We welcome proposals for individual research papers and other interventions that relate to the intersecting interests of the Commodity Studies and Social Reproduction Working Groups namely processes of commodification, commodity chain dynamics, and their gendered content and expression.

Whilst not limited to the following, we are particularly interested in exploring the commodification of care related the crisis of social reproduction on the one hand, and the gendered nature of social relations in the production of commodities, on the other. We welcome theoretical as well as empirical contributions on the following themes:

To submit a paper proposal here. (If it appears in French and you want English, select the small English flag near the upper left corner of the page.) Select “Submission”/ “Dépôt” from the left column. Be sure to select “IIPPE Paper” when you submit, and once you do that you will need to specify that you are submitting your proposal to the Commodity Studies Working Group to be considered as part of the joint working group stream.

We welcome panel proposals and single paper proposals. If you are proposing a panel, all papers need to be submitted individually as above. In addition, please send an email indicating what papers (with their authors) you would like to be grouped into a panel (give title). This should go to Ourania Dimakou on the Conference Committee, and please copy in the Commodity Studies and Social Reproduction working group coordinators, Hannah Bargawi,Sara Stevano, and Susan Newman.

To submit to this joint call please select EITHER the Commodity Studies Working Group OR the Social Reproduction Working Group.

Social Capital Working Group

Collective and community economies represent alternative ways of dealing with important issues such as deprivations, inequalities and conflicts. These alternative economic approaches rely on the strength of social norms and networks of cooperation and solidarity challenging conventional universals of homo economicus. They can be found in a variety of collective efforts and initiatives, which include, but are not restricted to, cooperative production in worker-recuperated enterprises; social kitchens and second-hand stores for the satisfaction of basic needs; community and environmental movements against reckless urban and industrial expansion; alternative currencies and microfinance institutions for local exchange and credit.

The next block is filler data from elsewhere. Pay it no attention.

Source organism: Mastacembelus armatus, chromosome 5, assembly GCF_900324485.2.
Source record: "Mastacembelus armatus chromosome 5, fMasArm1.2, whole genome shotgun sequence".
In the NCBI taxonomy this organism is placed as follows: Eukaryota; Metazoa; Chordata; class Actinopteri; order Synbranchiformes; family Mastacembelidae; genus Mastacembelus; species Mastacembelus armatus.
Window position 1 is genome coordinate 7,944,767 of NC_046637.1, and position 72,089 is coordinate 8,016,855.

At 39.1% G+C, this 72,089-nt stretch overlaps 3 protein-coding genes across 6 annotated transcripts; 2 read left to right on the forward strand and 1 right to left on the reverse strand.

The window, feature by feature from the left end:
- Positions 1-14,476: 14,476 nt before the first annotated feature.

In light of these developments, we invite proposals for papers to be presented in the Social Capital Working Group’s panels at IIPPE’s Annual Conference. Proposals could examine the development of alternative collective and community economies in different parts of the world and investigate their potential to combat the individualisation and marketisation of human action and to create transformational relations toward a cooperative and solidaristic economy and society. Many studies have pointed to the critical role of social capital as norms and networks of trust, reciprocity and collaboration in creating values and institutions of cooperation, democracy and welfare. Yet some point to the possibility of degeneration as a result of inherent tensions between economic and social objectives and the pressures of a global environment where the pursuit of economic profit and cost-competitiveness prevail. These are hypotheses that need to be further theorised and empirically tested in order to uncover the role of social norms and networks in developing alternative perceptions and practices of working and living on the basis of cooperative values and institutions.

We also encourage contributions that generally address the topic of social capital. We welcome works that derive from various social science disciplines and use different units of analysis (individual, regional, country or cross-country level), methodologies and techniques (theoretical, empirical, qualitative and quantitative).

To submit a proposal, please go to the IIPPE home page and check “Submit proposal”. You will be transferred to the Electronic Proposal Form (EPF) located here. There you first need to register on the platform and create an account. (For English, select the small English flag near the upper left corner of the page.)

To register, click on the down arrow next to the “Login” button in the upper right corner of the page, and then select “Create account”. Fill in the simple information and submit, and you will get a response for confirmation sent to the email address given. Once you have done that, you can submit a proposal.

To submit, select “Submission” from the left column. “Step 1: Instructions” gives you all the instructions that are necessary beyond the obvious ones provided during the submission process by the site. “Step 2: Submit” takes you to the submission process itself. When you submit, be sure to select “IIPPE Paper” under the category “Type”. Only after that will a category “Topic” with the list of Working Groups appear. Please choose “Social Capital Working Group” to submit to our panel.